There are a few different scenarios included in my copy of the game; here’s an overview of what they are and what you can expect!
- Establishing a Network: Basically ICECOOL; here, you place Objective Markers above certain openings, and you have to get your mechas through those openings to claim the markers. Once you’ve claimed enough, your opponent gets to place more markers on any openings they choose. Collect them all to win!
- Shutdown: The Iron Force wants to KO all the Animal Clan mechas twice, and the Animal Clan wants to reroll dice in their color and then launch to the upper level successfully from boxes that match the rerolled dice values.
- Supply Run: This one is pick-up-and-deliver. Iron Force gains dice by rerolling dice of their value until they don’t match their box number, Animal Clan gains dice by KO’ing Iron Force mechas. Once you’ve gained a die, you need to deliver it to the corresponding box. Deliver four to win!
- Awakening: Iron Force wants to get back up to the sky without the Animal Clan following them (launching from rooms without Animal Clan mechas or their dice), and the Animal Clan wants to be alone in boxes without Iron Force mechas.
- Seismic Activity: Similar to Supply Run, Iron Force wants to pick up dice with a certain value and pass through openings of the same value, and Animal Clans want to pick up dice and then bump into other Animal Clans mechas to remove them from the game. Whoever gets rid of their dice (and markers) first wins!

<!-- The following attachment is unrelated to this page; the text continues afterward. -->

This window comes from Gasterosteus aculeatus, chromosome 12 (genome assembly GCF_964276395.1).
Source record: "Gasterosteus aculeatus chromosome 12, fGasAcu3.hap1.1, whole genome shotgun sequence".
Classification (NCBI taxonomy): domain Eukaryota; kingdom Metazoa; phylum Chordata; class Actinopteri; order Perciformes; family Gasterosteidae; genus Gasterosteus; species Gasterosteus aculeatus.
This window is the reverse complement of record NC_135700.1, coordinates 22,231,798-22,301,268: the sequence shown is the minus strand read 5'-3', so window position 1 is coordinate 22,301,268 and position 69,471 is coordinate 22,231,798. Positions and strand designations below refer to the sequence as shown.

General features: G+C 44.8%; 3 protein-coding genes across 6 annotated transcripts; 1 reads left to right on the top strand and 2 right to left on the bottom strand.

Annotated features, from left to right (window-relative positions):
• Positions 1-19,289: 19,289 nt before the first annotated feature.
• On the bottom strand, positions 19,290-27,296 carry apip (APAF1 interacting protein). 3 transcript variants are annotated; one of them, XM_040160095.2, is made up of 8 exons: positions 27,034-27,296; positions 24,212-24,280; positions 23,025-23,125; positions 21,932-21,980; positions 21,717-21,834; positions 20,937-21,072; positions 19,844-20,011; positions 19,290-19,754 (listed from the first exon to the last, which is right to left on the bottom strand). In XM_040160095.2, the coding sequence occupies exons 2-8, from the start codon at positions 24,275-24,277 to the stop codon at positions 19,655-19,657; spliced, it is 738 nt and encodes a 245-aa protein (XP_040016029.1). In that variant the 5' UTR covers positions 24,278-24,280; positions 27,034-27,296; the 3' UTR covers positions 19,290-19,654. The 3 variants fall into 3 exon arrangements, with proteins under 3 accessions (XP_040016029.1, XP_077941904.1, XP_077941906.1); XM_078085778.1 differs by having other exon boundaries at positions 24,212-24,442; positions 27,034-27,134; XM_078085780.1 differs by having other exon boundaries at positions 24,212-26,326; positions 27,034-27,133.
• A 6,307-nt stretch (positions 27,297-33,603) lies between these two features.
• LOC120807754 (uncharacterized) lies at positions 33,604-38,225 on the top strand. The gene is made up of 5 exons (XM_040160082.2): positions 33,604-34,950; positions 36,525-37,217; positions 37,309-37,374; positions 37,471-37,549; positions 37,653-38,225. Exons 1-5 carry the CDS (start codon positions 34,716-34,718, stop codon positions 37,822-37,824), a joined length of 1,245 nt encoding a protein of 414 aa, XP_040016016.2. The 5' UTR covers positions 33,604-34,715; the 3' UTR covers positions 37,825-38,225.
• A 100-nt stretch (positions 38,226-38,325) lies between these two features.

- Taking Ground: This is all-out war. Iron Force wants to remove all their markers (which they can only do when they’re in a room where they outnumber Animal Clans mechas by at least two), and Animal Clans want to KO four Iron Force mechas.
- Data Mine: This is one of the dice-centric ones. The Iron Force wants to hit dice of their color out of the rooms the dice start in, and the Animal Clans want to go through the openings matching the number of the dice that they roll and place on their mecha cards at the game’s outset.
Lots to do!
End of Game
Play until one team completes their scenario objective; that team wins!
Player Count Differences
This one’s pretty explicitly in the two-player camp, for me. I could probably deal with three players, if I were the odd player, but I’m the impatient sort. It’s sort of the issue I ran into with eight-player ICECOOL2; it’s cool to get so many people involved, but you really want the action to be fast-paced, and that’s just not happening if it’s rarely your turn. Here, with only four players, it’s not too bad, but six flicks between your turns is a lot, over time. Not bad, just a lot. I think if you’re trying to play strategically or get a few more folks involved, that might be the route to take, but personally, I’d rather play something a bit more 1-on-1 interactive, and so that drives me to the two-player route. Three is just odd, since you have a team of two versus a team of one. It mostly works, but it really is functionally a four-player game where one team is just a player playing two-handed.